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What are the potential risks of a cesarean?
The risks of planned repeat cesarean fall into three categories:
1. Risks of cesarean, compared with vaginal birth (14):
Cesarean section results in more pain, debility, and a longer recovery period. It substantially increases the risk of infection, injury to other organs, hemorrhage, and blood clots. These complications, in turn, increase the likelihood of prolonged hospitalization, hysterectomy, readmission to the hospital, and maternal death. Babies who were healthy before delivery are more likely to be born in poor condition or have breathing difficulties. In the long term, cesareans can lead to chronic pain or bowel problems, and they increase the risk of infertility, miscarriage, placental abruption (placenta detaching before the birth), and placenta previa (placenta overlaying the cervix).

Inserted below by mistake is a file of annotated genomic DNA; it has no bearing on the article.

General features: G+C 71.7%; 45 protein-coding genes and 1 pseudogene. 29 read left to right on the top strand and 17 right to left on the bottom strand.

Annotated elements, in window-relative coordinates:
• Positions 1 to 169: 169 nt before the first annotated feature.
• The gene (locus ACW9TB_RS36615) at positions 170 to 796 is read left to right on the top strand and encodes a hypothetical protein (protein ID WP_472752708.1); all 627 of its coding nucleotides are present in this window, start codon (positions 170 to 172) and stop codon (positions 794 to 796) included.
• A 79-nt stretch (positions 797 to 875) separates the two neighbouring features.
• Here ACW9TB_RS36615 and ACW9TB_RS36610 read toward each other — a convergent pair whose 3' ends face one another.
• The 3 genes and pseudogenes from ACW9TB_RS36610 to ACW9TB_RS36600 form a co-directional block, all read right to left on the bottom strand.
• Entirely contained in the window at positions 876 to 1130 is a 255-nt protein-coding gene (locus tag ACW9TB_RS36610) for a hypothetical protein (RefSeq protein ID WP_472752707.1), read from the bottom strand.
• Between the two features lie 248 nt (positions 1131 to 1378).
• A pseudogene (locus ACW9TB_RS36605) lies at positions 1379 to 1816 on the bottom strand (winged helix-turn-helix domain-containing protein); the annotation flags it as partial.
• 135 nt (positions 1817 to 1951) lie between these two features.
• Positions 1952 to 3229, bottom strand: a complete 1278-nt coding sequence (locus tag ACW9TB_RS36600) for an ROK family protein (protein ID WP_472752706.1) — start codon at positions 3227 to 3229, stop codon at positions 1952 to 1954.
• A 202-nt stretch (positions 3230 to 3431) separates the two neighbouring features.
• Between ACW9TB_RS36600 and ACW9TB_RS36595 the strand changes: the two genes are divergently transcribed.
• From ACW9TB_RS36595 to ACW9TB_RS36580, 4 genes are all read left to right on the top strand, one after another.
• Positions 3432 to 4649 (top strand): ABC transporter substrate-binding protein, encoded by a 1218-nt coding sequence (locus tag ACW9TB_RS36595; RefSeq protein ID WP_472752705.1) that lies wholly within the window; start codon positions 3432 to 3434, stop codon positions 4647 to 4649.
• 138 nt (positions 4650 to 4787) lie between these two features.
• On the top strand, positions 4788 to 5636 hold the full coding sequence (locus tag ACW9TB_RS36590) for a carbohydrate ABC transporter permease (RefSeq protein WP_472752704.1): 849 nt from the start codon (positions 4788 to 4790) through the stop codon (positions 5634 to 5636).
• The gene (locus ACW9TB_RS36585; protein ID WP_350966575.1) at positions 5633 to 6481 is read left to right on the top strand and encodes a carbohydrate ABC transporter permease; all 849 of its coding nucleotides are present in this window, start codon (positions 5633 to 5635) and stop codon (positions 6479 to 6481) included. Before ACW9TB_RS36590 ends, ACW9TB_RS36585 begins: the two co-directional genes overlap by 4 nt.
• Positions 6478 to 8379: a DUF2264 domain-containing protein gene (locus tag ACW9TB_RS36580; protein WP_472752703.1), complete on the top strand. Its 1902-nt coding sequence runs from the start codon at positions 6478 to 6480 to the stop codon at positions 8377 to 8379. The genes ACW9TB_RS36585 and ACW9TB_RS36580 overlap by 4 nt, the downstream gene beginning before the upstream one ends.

2. Excess risks of planned cesarean versus labor:
Hysterectomy: In the Swiss study, three times as many women having planned cesareans required hysterectomies as women who labored (45 per 10,000 versus 16 per 10,000) (15,30). Among 29 other studies, comprising 18,500 planned cesareans and 38,700 labors after cesarean, hysterectomy rates were also tripled in the planned cesarean group (21 per 10,000 versus 7 per 10,000) (15).
Blood clot complications: In the Swiss study, planned cesarean doubled the risk of blood clot complications (43 per 10,000 versus 22 per 10,000) (30).